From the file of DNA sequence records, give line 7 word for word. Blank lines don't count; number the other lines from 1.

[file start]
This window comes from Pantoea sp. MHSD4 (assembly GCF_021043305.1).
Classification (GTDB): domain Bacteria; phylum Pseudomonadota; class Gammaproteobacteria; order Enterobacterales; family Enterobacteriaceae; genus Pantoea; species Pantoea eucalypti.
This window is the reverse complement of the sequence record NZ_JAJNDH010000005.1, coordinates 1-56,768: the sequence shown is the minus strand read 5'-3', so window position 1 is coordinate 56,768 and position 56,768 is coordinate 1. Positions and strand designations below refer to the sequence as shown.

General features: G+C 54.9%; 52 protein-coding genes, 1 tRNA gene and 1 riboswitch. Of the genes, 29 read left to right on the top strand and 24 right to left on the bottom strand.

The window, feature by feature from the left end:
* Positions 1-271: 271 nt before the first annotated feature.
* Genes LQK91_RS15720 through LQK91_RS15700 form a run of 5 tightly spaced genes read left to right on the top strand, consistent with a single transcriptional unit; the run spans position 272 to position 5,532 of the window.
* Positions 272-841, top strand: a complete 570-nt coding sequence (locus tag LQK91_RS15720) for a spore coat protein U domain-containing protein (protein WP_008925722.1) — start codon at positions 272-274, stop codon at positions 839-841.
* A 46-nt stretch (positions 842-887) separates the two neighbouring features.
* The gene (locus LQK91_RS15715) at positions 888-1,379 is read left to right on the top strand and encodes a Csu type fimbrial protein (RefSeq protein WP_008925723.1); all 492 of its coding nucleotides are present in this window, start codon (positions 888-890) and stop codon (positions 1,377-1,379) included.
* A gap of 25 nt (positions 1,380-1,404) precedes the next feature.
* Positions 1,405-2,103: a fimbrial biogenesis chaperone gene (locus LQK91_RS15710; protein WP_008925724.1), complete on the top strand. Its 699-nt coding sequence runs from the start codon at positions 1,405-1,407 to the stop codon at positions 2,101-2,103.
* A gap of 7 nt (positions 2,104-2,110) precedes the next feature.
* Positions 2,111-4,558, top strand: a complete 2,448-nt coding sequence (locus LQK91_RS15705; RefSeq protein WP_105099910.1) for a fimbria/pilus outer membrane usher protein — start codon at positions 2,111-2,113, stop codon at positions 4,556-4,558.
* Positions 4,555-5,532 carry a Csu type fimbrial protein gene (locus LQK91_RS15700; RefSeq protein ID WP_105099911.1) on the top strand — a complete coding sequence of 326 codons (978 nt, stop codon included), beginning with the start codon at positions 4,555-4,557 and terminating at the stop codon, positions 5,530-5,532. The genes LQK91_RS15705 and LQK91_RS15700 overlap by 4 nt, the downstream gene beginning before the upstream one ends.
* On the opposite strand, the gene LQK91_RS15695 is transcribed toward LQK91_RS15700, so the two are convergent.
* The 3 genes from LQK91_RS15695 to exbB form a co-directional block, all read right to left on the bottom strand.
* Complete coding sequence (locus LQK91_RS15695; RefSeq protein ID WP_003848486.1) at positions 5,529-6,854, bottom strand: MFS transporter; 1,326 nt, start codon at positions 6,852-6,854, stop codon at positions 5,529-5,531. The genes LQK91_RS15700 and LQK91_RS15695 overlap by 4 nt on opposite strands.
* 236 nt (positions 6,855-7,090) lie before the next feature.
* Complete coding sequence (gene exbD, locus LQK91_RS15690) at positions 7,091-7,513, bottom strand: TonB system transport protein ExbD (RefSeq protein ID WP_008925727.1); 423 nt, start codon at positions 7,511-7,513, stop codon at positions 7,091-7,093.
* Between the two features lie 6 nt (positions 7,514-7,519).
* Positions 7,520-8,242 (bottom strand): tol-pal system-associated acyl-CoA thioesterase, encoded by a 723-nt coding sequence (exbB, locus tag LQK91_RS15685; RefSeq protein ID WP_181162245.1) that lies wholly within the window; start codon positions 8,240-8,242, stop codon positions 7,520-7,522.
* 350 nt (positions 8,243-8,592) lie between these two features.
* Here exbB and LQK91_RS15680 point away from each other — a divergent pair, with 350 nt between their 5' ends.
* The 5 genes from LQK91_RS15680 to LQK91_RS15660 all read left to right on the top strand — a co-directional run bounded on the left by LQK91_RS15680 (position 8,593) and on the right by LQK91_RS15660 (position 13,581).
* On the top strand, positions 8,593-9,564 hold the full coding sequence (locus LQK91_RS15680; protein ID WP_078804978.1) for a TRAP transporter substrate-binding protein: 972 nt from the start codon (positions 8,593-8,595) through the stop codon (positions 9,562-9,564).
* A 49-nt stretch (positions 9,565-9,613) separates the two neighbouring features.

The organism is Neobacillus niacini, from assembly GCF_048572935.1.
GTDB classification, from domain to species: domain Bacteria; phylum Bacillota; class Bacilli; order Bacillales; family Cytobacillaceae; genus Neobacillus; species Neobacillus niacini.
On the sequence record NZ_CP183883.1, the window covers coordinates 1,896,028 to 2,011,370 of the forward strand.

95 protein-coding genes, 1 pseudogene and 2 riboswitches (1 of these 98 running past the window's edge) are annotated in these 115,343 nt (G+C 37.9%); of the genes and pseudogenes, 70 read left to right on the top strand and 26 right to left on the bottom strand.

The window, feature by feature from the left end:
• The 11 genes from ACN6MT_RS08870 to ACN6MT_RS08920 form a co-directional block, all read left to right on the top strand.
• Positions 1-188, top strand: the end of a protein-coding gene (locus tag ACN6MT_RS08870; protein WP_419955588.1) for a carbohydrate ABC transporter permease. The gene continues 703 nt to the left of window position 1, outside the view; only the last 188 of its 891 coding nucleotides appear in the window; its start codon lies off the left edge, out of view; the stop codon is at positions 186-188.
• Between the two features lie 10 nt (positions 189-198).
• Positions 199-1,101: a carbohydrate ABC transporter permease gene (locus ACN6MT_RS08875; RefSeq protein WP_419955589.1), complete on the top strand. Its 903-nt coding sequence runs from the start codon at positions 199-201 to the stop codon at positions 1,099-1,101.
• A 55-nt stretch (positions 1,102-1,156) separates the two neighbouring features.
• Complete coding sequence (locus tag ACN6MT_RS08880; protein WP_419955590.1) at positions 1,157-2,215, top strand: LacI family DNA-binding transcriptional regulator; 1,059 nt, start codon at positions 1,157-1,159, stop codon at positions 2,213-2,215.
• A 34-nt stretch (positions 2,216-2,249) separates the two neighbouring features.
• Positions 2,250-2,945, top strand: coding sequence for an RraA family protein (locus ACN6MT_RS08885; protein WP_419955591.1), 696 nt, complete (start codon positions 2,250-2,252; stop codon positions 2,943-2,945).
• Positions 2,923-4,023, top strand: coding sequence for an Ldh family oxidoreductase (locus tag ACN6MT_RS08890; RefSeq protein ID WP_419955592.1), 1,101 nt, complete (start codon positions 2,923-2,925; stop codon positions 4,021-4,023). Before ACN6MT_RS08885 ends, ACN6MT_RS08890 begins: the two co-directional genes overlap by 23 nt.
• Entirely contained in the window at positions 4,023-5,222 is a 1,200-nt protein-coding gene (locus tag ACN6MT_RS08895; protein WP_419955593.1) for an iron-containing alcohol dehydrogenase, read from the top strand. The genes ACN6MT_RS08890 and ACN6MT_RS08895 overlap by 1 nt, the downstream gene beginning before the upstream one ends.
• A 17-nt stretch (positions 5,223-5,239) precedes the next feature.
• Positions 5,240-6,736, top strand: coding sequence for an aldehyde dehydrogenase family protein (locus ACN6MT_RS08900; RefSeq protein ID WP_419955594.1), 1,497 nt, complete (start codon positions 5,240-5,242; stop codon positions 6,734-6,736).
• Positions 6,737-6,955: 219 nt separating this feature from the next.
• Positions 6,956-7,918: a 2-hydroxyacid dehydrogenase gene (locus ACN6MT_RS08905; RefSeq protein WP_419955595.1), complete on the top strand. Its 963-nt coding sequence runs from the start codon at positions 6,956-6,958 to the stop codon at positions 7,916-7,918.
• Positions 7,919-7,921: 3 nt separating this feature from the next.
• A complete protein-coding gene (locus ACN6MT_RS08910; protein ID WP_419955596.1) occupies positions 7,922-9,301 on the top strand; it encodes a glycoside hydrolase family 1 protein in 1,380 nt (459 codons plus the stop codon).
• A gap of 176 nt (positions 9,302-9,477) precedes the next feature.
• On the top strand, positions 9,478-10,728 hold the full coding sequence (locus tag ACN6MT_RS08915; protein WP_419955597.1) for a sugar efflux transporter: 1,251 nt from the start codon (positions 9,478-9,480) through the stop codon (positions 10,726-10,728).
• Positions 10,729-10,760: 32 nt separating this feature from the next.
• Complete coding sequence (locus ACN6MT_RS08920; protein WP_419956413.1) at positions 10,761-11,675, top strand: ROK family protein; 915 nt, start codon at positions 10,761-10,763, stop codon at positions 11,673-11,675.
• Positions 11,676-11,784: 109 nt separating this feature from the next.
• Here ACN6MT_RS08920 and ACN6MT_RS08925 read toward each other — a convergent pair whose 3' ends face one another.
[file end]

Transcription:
* Genes LQK91_RS15720 through LQK91_RS15700 form a run of 5 tightly spaced genes read left to right on the top strand, consistent with a single transcriptional unit; the run spans position 272 to position 5,532 of the window.